A fish has marine biologists puzzled with its gin-clear blood, which doesn’t have any scales and only lives 3,200 feet below in the icy waters off Antarctica. This gin-clear species is actually known as the ocellated ice fish.
The Tokyo Sea Life Park is the only place with ocellated icefish in captivity, Agence France-Presse reports. “Luckily, we have a male and a female, and they spawned in January,” Satoshi Tada, an education specialist at the center, told AFP.
The ocean’s depths are rich with odd sea life, from giant squid to translucent sea anemones. Researchers now believe life around deep-sea vents may have arisen following the last mass extinction on Earth 65 million years ago, after a giant meteor impact killed off dinosaurs and other animals.
Scientists hope the mated pair of icefish and their offspring in Tokyo will help researchers unlock the secrets of how the fish manages to survive without hemoglobin to carry oxygen to its cells.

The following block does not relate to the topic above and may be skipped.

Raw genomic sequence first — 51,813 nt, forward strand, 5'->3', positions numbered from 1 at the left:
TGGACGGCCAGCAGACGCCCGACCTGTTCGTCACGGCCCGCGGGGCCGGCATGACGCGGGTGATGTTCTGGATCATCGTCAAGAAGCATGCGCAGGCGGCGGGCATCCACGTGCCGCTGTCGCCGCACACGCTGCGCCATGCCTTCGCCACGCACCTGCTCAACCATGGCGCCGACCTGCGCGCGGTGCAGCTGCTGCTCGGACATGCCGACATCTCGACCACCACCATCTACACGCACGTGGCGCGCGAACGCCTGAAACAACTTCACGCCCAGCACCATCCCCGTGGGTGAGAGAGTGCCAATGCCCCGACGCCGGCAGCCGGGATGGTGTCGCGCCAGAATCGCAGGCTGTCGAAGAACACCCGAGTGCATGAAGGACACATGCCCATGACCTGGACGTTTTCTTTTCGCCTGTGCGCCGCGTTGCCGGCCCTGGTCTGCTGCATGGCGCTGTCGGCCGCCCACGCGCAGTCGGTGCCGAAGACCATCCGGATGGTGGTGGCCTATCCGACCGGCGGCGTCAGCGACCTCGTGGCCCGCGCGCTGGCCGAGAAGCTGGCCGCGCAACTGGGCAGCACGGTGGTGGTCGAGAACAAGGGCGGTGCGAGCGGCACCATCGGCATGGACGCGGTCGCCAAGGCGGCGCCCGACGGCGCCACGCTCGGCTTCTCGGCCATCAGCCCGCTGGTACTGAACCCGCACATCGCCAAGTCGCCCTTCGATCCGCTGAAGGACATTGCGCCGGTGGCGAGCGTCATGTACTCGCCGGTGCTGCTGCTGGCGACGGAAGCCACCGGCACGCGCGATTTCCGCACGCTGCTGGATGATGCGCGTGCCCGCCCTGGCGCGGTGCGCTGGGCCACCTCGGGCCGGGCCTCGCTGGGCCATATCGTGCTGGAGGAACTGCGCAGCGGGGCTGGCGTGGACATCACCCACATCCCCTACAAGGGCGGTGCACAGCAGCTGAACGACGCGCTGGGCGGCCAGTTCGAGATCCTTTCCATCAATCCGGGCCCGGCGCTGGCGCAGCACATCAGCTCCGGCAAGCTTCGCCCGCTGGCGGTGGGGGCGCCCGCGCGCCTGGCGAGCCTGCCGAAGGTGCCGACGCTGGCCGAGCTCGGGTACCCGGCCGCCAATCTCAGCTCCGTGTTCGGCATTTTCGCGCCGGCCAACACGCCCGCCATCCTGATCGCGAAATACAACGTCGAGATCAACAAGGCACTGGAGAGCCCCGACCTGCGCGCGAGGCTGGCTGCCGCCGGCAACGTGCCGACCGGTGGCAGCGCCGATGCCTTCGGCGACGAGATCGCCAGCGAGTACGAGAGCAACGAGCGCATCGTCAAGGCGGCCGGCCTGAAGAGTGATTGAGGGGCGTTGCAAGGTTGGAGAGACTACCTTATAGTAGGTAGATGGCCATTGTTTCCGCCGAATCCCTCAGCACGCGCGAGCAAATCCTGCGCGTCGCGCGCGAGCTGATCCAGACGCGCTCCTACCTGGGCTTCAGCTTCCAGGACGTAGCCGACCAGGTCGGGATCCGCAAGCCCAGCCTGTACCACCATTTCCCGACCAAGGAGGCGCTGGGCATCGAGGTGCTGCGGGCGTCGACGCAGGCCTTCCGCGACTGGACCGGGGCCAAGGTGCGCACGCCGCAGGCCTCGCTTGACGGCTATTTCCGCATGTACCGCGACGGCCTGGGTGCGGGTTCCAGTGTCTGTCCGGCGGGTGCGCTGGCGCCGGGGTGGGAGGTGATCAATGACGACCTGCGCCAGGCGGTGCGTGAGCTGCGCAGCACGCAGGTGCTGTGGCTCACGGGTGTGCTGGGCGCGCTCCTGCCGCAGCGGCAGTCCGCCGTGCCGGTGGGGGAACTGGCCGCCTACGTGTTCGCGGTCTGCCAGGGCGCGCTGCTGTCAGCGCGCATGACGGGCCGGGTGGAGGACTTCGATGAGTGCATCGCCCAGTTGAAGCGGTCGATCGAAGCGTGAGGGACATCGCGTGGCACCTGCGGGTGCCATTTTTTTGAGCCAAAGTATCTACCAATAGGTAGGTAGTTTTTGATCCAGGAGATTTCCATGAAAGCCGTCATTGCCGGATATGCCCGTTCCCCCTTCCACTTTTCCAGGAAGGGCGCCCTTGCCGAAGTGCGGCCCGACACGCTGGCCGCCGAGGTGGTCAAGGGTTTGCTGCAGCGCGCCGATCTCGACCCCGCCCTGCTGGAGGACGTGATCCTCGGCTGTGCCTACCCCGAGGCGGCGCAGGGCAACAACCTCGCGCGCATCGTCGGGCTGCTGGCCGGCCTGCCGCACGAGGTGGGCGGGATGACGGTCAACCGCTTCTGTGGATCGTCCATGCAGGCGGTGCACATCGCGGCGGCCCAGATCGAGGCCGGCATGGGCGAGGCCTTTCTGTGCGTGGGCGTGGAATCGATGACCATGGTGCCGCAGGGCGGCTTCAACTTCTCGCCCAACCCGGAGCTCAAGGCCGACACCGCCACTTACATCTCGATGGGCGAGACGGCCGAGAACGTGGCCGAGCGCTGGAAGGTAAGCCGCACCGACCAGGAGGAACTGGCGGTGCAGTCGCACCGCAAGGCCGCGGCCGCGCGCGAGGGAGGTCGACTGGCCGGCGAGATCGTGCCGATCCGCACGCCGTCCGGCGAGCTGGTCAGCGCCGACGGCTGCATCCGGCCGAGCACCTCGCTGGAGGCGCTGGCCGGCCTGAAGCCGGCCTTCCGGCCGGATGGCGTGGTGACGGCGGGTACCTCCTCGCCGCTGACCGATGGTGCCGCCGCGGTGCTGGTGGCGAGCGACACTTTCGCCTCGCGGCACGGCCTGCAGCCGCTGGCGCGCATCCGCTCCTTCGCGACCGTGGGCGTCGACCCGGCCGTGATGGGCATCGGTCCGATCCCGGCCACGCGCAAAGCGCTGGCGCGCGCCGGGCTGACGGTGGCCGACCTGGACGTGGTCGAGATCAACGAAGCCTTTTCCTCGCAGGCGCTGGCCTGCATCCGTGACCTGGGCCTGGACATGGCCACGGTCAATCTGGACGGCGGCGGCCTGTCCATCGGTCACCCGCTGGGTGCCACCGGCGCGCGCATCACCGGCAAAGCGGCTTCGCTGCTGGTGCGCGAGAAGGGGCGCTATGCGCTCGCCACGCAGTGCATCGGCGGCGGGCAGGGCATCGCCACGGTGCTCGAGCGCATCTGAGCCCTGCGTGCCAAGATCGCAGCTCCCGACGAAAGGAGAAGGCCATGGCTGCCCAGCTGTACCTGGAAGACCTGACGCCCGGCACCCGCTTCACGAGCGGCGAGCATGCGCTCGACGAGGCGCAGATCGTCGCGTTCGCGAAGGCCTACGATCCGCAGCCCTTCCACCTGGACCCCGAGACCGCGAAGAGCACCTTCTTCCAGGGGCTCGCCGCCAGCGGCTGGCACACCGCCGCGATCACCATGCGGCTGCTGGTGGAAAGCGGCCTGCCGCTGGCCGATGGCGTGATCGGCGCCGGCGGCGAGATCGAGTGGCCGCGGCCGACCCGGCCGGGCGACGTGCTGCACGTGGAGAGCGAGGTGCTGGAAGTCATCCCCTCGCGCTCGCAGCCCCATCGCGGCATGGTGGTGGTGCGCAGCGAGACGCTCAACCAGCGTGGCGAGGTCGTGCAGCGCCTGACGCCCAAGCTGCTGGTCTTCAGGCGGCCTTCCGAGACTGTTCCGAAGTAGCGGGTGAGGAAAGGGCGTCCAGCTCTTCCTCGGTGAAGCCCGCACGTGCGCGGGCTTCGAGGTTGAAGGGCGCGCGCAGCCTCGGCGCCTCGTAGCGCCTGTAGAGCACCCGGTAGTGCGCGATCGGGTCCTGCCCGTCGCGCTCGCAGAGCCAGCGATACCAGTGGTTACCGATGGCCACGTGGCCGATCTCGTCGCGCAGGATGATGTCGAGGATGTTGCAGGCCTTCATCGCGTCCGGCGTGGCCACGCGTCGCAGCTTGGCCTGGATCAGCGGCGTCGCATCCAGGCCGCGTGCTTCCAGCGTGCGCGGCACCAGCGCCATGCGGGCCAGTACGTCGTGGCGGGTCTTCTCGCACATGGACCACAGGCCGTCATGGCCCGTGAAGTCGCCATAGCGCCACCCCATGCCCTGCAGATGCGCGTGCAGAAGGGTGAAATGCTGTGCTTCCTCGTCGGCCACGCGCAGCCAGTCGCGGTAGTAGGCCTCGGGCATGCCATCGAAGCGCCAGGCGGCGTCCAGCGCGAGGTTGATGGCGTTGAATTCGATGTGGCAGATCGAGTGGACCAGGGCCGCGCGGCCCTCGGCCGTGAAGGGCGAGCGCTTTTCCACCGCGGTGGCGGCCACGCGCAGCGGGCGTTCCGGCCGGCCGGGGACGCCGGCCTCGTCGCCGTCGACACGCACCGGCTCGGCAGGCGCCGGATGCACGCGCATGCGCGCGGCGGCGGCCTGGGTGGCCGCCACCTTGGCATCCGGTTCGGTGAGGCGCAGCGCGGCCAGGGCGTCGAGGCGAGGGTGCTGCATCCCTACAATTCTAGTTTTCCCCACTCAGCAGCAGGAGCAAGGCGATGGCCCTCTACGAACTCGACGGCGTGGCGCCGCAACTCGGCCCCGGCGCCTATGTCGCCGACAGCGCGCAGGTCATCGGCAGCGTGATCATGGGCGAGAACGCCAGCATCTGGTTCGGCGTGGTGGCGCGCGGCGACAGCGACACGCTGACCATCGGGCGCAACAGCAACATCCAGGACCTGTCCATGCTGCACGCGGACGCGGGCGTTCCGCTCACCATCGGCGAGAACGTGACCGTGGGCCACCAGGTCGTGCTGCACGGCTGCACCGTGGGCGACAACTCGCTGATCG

It’s possible, some scientists speculate, that the icefish’s unusually large heart might help move oxygen through its body using blood plasma instead of hemoglobin.
Also, with no scales to get in the way, the icefish may absorb some oxygen directly through its skin: Cold, polar water is richer in oxygen than warmer waters.
But the mystery surrounding the icefish’s lack of hemoglobin may take years to solve. “More studies are needed on the question,” Tada said.
Many antarctic species of cold-water teleost fish lack any kind of hemoglobin (sometimes also lacking myoglobin) or even red blood cells.
The water is so highly oxygenated at low temperatures that it can diffuse straight from the gills into the blood, then from blood to tissue.
Many of the “clear-blooded” fish species also have extensive capillary systems to ensure easier diffusion to other tissues.